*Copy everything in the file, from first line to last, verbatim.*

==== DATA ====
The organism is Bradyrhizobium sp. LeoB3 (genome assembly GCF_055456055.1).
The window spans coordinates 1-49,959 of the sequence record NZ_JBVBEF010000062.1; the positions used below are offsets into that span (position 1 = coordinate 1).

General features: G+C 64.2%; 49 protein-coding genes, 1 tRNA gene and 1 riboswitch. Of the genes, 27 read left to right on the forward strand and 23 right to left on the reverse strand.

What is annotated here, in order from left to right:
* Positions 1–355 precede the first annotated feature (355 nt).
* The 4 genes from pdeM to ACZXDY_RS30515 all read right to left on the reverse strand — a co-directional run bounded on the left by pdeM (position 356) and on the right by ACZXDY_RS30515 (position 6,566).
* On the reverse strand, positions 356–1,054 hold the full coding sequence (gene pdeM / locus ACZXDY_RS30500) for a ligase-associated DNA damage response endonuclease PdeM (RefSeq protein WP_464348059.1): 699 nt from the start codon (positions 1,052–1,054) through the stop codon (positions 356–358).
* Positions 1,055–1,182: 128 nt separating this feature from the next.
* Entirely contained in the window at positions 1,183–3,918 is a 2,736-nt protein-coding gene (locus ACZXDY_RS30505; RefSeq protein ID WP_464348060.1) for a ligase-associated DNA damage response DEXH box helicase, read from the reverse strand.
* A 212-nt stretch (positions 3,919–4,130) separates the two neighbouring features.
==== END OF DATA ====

The organism is Bradyrhizobium sp. LeoB3 (genome assembly GCF_055456055.1).
The window spans coordinates 1-49,959 of the sequence record NZ_JBVBEF010000062.1; the positions used below are offsets into that span (position 1 = coordinate 1).

General features: G+C 64.2%; 49 protein-coding genes, 1 tRNA gene and 1 riboswitch. Of the genes, 27 read left to right on the forward strand and 23 right to left on the reverse strand.

What is annotated here, in order from left to right:
* Positions 1–355 precede the first annotated feature (355 nt).
* The 4 genes from pdeM to ACZXDY_RS30515 all read right to left on the reverse strand — a co-directional run bounded on the left by pdeM (position 356) and on the right by ACZXDY_RS30515 (position 6,566).
* On the reverse strand, positions 356–1,054 hold the full coding sequence (gene pdeM / locus ACZXDY_RS30500) for a ligase-associated DNA damage response endonuclease PdeM (RefSeq protein WP_464348059.1): 699 nt from the start codon (positions 1,052–1,054) through the stop codon (positions 356–358).
* Positions 1,055–1,182: 128 nt separating this feature from the next.
* Entirely contained in the window at positions 1,183–3,918 is a 2,736-nt protein-coding gene (locus ACZXDY_RS30505; RefSeq protein ID WP_464348060.1) for a ligase-associated DNA damage response DEXH box helicase, read from the reverse strand.
* A 212-nt stretch (positions 3,919–4,130) separates the two neighbouring features.